18 October 2006
Nicholas Howe, professor of English and a leading scholar of Anglo-Saxon England, died of complications from leukemia on Sept. 27 at Kaiser Permanente Medical Center in Oakland. He was 53.
Howe's works include The Old English Catalogue Poems: A Study in Poetic Form and the influential Migration and Mythmaking in Anglo-Saxon England, the latter of which opened up new ways of looking at Old English literature and culture. A new book, Writing the Map of Anglo-Saxon England: Essays in Cultural Geography - the focus of his work during a year's Guggenheim Fellowship in 2002-03 - will be published by Yale University Press in 2007.
Howe earned his B.A. in English at York University in Toronto in 1974 and his Ph.D. in English from Yale in 1978. He was appointed assistant professor in Rutgers University's English department in 1978, then left to become an associate professor at the University of Oklahoma in 1985. In 1991 he was appointed full professor at Ohio State, where he became director of the Center for Medieval and Renaissance Studies, which he built into a nationally recognized program. He joined the Berkeley faculty in 2003.
He was named a Fellow of the Medieval Academy of America, the organization's top honor, in 2005.
Central to Howe's scholarship, said Roberta Frank, a Yale University professor of English, was a fascination with language, landscape, and North American culture. Howe's most recently published book, Across an Inland Sea: Writing in Place From Buffalo to Berlin, blended personal memoir with travel writing and was illustrated by his own photographs. "He wrote movingly and memorably," said Frank, "not only on medieval literature but on hyenas and unipeds, on metaphor in American political discourse, on construction cranes, on Italo Calvino, C.P. Cavafy, and Joan Didion, on fast-food America, on the desert landscape of Oklahoma, and on the academic profession, all in graceful, fluent prose."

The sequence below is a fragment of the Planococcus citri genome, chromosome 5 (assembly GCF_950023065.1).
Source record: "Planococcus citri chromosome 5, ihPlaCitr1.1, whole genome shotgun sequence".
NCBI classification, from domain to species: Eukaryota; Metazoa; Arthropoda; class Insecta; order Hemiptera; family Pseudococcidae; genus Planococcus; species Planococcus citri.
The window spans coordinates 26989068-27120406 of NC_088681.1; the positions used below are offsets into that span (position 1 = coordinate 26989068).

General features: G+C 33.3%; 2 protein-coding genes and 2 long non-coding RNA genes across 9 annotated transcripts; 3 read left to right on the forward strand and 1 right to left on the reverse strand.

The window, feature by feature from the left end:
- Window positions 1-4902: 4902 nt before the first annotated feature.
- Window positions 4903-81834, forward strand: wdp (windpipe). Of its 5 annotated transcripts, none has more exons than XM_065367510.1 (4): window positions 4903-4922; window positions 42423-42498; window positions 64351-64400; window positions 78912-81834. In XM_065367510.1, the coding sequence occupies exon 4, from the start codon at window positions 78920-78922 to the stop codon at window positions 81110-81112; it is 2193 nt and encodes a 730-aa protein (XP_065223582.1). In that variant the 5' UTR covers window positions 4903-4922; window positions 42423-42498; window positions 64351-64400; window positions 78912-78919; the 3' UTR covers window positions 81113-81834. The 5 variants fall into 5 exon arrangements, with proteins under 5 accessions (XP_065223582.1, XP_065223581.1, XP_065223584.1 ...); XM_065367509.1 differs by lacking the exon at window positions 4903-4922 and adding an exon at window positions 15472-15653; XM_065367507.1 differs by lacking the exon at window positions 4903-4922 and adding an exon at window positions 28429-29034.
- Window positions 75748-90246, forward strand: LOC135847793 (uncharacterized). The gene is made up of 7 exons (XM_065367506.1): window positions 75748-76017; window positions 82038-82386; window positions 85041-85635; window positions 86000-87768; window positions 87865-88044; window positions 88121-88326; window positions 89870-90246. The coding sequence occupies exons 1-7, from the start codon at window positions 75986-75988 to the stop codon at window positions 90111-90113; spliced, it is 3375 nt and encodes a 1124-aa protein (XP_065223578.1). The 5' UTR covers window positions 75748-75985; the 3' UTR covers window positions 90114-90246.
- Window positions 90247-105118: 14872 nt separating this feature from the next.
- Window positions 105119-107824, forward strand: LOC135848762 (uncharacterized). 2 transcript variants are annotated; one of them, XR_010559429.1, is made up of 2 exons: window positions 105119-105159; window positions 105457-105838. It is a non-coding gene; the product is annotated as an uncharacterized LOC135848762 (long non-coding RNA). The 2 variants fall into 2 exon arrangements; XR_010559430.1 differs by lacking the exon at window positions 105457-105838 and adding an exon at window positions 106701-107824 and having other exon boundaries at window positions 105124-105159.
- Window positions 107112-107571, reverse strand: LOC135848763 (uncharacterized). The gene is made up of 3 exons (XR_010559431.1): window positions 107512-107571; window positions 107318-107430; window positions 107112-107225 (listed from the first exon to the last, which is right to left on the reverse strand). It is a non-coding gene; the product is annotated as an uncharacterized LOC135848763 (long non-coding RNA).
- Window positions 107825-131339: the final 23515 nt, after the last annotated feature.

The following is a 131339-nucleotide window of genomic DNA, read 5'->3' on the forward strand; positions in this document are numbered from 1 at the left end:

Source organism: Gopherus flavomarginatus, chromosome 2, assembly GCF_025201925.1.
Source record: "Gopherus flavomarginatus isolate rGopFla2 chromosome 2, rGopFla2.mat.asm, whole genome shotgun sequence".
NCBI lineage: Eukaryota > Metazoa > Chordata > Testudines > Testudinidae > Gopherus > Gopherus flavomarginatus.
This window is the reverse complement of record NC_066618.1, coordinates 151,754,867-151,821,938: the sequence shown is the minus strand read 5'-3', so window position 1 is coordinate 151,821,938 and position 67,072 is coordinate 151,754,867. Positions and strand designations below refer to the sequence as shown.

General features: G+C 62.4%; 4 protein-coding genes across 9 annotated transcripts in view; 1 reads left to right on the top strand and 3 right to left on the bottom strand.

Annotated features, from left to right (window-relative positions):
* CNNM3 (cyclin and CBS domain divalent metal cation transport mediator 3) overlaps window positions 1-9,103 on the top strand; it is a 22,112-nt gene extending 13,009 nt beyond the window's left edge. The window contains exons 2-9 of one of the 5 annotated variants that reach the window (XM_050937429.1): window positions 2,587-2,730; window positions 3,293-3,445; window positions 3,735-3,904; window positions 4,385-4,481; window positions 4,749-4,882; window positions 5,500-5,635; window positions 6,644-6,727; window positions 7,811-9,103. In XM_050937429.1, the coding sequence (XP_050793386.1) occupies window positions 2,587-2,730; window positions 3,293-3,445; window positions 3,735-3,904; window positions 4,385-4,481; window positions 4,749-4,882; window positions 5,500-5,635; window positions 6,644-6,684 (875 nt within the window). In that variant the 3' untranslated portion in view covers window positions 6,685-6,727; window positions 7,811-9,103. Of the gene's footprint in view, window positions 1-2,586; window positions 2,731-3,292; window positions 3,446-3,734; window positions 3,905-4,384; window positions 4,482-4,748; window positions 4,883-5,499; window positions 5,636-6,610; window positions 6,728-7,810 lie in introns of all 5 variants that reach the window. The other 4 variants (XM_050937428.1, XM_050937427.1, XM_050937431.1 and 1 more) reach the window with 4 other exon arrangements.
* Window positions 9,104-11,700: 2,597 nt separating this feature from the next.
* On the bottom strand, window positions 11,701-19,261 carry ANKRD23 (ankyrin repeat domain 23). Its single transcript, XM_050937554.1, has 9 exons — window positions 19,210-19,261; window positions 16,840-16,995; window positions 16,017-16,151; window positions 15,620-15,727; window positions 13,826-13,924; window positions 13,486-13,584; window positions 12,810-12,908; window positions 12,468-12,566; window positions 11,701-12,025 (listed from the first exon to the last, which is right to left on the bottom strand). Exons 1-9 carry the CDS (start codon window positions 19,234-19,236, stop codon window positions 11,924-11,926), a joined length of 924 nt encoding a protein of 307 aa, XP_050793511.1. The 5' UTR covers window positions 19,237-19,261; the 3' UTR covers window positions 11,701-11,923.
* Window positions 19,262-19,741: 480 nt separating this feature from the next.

Kevis Goodman, a Berkeley colleague of Howe's, called Across an Inland Sea a "haunting study of writing in and about places" in his life. She said it blended literary commentary with regional lore and his own photography in chapters on cultural capitals like Paris and Berlin, as well as on Oklahoma and Columbus, Ohio. "Such combinations, among others, testify to the versatility of his writing and thinking, his marvelous ease with both the erudite and the everyday," said Goodman.
"His colleagues feel his loss keenly," said Anne Middleton, another Berkeley colleague. "His intuitive wisdom about the larger institutional enterprise has made him a trusted and treasured colleague, mentor, friend, research interlocutor, and partner in learning. The campus will be a smaller and poorer place without him."
Family members and colleagues noted that Howe's love of life - good food, good wine, good books, entertaining, travel, and good friends - was contagious, and they admired his honesty, courage, and thoughtfulness.
Survivors include his widow, Georgina Kleege of Berkeley, and sister, Nina Howe of Montreal.
A memorial service will be held on campus at a date to be determined.
Kleege requests that donations in Howe's memory be made to the Leukemia Research Foundation (www.leukemia- research.org), Recordings for the Blind and Dyslexic in Princeton, N.J. (www.rfbd.org), or The Dictionary of Old English at the University of Toronto (www.doe.utoronto.ca).
- Kathleen Maclay